Christian Matheson – 2022 Speech on Referring Boris Johnson to the Committee of Privileges

The speech made by Christian Matheson, the Labour MP for the City of Chester, in the House of Commons on 21 April 2022.

There has been a lot of talk about apologies. I remind the House that the motion is not about whether the Prime Minister has apologised but whether he knowingly lied to the House. He has not apologised for that—he has not even admitted it. In fact, he has persistently and consistently said that “there was no party”, that there was no cake and that there was a party but there was no cake—I could go on. I welcome those apologies, but let us be clear about what the motion says.

Earlier, the leader of the SNP, the right hon. Member for Ross, Skye and Lochaber (Ian Blackford), reflected the words of my right hon. and learned Friend the Member for Holborn and St Pancras (Keir Starmer) about the Prime Minister’s modus operandi: he leaves a trail of chaos in his wake and lets other people pick up and take responsibility for the problems that he has caused. The latest victim of that—I told him that I would mention this—is Mr Speaker and the office of the chair. Recently, when he had to chuck out the leader of the SNP for calling the Prime Minister a liar, he got huge amounts of public opprobrium, saying, “What on earth is Speaker Hoyle doing? Why is he chucking out the leader of the SNP when we know what the Prime Minister is up to?” The Prime Minister does not mind because somebody else takes the criticism for that. He is undermining not simply Mr Speaker but this House and, as hon. Members have said, our democratic system. The public cannot understand what on earth is going on when one person gets thrown out and the person who is the root of the problem is happy to stay there smirking on the Front Bench. That is his modus operandi, and it is dragging our democratic system down.

We all make mistakes. I make mistakes, and I have had to correct the record. We have heard about apologies and about the Prime Minister being contrite, but I do not recall one occasion on which he has come back to the House and corrected the record. Not one. I think that there is an outstanding letter to him from the UK Statistics Authority about a misleading claim that he has yet to come back to correct. The bottom line is that the Prime Minister will say whatever is necessary at one point to get out of whatever situation he is in, with no sense of obligation to the truth or to whatever promise he has just made. I have scribbled down a list of five or 10 promises he has made and broken, but, as I do not want you to call me up, Madam Deputy Speaker, as we are talking specifically about the occasions when he denied there was a party, that list will have to wait for another occasion—but there will be another occasion.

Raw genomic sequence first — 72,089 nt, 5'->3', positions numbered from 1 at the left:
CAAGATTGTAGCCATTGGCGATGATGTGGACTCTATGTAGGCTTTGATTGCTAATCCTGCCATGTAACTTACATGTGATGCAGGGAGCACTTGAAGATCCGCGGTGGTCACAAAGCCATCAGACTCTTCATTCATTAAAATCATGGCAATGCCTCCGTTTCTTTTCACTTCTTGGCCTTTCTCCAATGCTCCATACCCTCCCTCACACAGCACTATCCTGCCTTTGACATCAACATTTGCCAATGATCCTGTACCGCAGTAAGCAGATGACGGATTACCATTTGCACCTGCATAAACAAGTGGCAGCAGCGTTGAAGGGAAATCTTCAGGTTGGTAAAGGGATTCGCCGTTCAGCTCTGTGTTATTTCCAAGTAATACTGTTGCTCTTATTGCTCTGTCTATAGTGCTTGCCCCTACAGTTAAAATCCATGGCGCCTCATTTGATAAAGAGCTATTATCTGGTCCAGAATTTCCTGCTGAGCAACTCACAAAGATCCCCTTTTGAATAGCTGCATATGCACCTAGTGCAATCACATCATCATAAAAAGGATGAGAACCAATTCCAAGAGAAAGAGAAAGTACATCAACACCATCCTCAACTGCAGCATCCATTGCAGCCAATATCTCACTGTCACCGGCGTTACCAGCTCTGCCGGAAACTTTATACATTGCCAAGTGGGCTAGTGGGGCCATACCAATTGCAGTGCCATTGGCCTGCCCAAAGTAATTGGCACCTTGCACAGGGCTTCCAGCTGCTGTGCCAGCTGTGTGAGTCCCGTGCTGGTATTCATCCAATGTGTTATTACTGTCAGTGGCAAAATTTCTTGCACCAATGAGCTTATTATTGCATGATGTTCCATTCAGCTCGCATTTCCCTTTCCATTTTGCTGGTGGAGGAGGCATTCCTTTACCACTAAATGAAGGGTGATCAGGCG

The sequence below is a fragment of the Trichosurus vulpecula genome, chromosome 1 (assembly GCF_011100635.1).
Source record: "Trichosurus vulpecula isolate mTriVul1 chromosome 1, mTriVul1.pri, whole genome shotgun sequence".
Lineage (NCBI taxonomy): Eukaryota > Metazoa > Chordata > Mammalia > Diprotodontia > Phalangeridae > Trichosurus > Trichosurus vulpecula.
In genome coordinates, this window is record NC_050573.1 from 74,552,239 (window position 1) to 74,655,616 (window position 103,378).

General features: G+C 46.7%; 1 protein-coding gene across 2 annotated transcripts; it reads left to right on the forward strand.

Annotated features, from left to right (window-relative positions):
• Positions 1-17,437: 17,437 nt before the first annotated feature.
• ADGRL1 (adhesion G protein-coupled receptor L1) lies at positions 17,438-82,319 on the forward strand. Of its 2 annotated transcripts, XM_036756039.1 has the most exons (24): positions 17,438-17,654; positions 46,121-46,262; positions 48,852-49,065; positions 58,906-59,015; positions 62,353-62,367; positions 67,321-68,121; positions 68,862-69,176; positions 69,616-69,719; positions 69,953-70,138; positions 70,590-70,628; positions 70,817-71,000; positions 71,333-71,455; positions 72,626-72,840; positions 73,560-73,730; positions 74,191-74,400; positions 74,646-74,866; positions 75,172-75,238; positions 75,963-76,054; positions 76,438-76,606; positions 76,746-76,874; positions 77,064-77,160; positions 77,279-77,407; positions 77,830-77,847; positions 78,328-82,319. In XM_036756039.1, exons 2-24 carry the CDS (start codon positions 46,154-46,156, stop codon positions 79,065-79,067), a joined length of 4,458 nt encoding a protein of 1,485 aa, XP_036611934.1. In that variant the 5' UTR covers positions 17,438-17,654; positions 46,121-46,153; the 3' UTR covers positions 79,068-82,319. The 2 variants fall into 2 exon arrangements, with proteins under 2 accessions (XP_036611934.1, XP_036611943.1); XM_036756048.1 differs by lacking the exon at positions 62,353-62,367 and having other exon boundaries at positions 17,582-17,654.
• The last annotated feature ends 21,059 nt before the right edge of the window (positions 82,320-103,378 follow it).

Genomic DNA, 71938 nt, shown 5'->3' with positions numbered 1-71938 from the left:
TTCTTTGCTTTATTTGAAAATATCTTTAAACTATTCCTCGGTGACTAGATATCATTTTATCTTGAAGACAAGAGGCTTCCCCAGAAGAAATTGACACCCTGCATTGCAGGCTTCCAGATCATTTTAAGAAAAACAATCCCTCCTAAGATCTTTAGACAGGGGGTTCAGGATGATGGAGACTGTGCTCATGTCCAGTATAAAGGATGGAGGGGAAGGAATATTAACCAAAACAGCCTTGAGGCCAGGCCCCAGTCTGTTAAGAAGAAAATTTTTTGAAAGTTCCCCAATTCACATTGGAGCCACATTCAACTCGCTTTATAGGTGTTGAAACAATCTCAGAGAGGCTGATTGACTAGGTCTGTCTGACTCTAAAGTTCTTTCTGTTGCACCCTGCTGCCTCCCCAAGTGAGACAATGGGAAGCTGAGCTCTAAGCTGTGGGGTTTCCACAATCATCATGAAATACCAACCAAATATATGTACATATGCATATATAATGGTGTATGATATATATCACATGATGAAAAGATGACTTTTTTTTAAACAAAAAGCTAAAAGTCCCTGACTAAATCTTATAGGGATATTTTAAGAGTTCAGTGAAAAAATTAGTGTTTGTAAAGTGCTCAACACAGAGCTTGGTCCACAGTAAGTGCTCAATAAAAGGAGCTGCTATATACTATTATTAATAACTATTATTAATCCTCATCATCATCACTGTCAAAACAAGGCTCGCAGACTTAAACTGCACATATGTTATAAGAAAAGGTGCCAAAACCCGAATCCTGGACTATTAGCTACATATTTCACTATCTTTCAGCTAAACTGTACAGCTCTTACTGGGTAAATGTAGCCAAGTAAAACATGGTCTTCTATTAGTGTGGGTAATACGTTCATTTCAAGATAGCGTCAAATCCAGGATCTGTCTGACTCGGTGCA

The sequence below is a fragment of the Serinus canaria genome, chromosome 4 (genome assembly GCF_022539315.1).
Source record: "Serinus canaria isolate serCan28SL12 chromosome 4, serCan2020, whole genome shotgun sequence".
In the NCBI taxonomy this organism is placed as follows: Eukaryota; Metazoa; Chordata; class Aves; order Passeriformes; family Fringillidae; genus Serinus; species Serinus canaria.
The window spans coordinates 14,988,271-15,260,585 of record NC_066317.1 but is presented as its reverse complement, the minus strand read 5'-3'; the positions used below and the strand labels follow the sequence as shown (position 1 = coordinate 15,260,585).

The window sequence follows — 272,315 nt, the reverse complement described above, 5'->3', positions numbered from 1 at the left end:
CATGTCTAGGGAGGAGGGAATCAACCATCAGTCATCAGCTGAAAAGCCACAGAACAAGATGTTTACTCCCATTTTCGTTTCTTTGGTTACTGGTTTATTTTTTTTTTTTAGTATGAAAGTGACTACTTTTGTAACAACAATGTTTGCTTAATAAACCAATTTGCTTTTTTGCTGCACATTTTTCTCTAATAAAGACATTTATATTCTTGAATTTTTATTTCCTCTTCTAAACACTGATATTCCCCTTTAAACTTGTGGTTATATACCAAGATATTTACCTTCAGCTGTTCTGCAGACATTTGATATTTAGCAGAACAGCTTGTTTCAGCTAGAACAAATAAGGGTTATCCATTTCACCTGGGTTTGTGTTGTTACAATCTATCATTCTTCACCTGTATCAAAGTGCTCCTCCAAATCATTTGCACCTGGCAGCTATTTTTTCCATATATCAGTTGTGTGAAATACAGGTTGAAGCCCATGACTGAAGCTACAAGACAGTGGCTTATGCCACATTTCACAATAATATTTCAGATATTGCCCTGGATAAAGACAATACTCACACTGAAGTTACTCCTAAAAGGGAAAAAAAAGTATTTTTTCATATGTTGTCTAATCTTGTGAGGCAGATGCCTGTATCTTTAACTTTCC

As I have said, the Prime Minister is damaging the UK’s reputation abroad. Outside this Chamber, our partners abroad—as well as our adversaries and enemies—can see that he is losing credibility and they cannot necessarily work with him because his word cannot be trusted. That damages the UK, and that is serious at a time of international crisis.

I finish by quoting an article from The Guardian by Simon Kuper about the Oxford Union and a younger version of the Prime Minister who wrote an essay on Oxford politics for his sister’s book, “The Oxford Myth”:

“His essay tackles the great question: how to set about becoming the next prime minister? Johnson advises student politicians to assemble ‘a disciplined and deluded collection of stooges’ to get out the vote.”

Remember that this was just after he left university. The quote from the Prime Minister in his earlier days continues:

“The tragedy of the stooge is that…he wants so much to believe that his relationship with the candidate is special that he shuts out the truth. The terrible art of the candidate is to coddle the self-deception of the stooge.”

Those were the Prime Minister’s views then. They are apparently still the Prime Minister’s views today. The British people have made up their mind and for them the penny has dropped. I say to hon. Members on the Conservative Benches that it is time for the penny to drop for them as well. They need to search their feelings. They know it to be true. This is the manner of the Prime Minister and today is the time finally to put a line underneath that.